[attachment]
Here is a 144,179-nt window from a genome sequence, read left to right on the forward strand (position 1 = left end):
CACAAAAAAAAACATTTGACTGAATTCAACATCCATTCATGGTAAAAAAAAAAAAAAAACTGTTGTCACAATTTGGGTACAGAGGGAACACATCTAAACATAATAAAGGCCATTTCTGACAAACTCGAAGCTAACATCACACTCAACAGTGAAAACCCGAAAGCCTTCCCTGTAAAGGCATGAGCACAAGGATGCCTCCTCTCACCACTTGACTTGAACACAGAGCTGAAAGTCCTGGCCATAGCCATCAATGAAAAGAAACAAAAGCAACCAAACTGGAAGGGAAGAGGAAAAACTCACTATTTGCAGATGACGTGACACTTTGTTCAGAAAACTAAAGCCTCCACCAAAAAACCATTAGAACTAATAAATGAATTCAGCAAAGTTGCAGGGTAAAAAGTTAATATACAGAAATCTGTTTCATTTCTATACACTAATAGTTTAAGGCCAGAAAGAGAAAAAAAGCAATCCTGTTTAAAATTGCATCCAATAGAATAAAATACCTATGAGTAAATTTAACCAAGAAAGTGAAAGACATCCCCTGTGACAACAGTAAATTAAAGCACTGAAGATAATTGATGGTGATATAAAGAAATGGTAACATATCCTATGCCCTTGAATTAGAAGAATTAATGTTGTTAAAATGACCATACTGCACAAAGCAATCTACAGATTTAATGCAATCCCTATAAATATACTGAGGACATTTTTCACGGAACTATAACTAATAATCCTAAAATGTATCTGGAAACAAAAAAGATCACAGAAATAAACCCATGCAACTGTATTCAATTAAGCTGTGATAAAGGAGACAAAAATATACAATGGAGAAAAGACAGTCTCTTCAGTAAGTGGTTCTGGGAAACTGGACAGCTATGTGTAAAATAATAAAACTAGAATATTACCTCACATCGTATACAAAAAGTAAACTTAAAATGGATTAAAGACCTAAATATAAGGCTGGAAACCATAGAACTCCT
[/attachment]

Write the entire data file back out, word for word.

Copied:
Here is a 144,179-nt window from a genome sequence, read left to right on the forward strand (position 1 = left end):
CACAAAAAAAAACATTTGACTGAATTCAACATCCATTCATGGTAAAAAAAAAAAAAAAACTGTTGTCACAATTTGGGTACAGAGGGAACACATCTAAACATAATAAAGGCCATTTCTGACAAACTCGAAGCTAACATCACACTCAACAGTGAAAACCCGAAAGCCTTCCCTGTAAAGGCATGAGCACAAGGATGCCTCCTCTCACCACTTGACTTGAACACAGAGCTGAAAGTCCTGGCCATAGCCATCAATGAAAAGAAACAAAAGCAACCAAACTGGAAGGGAAGAGGAAAAACTCACTATTTGCAGATGACGTGACACTTTGTTCAGAAAACTAAAGCCTCCACCAAAAAACCATTAGAACTAATAAATGAATTCAGCAAAGTTGCAGGGTAAAAAGTTAATATACAGAAATCTGTTTCATTTCTATACACTAATAGTTTAAGGCCAGAAAGAGAAAAAAAGCAATCCTGTTTAAAATTGCATCCAATAGAATAAAATACCTATGAGTAAATTTAACCAAGAAAGTGAAAGACATCCCCTGTGACAACAGTAAATTAAAGCACTGAAGATAATTGATGGTGATATAAAGAAATGGTAACATATCCTATGCCCTTGAATTAGAAGAATTAATGTTGTTAAAATGACCATACTGCACAAAGCAATCTACAGATTTAATGCAATCCCTATAAATATACTGAGGACATTTTTCACGGAACTATAACTAATAATCCTAAAATGTATCTGGAAACAAAAAAGATCACAGAAATAAACCCATGCAACTGTATTCAATTAAGCTGTGATAAAGGAGACAAAAATATACAATGGAGAAAAGACAGTCTCTTCAGTAAGTGGTTCTGGGAAACTGGACAGCTATGTGTAAAATAATAAAACTAGAATATTACCTCACATCGTATACAAAAAGTAAACTTAAAATGGATTAAAGACCTAAATATAAGGCTGGAAACCATAGAACTCCT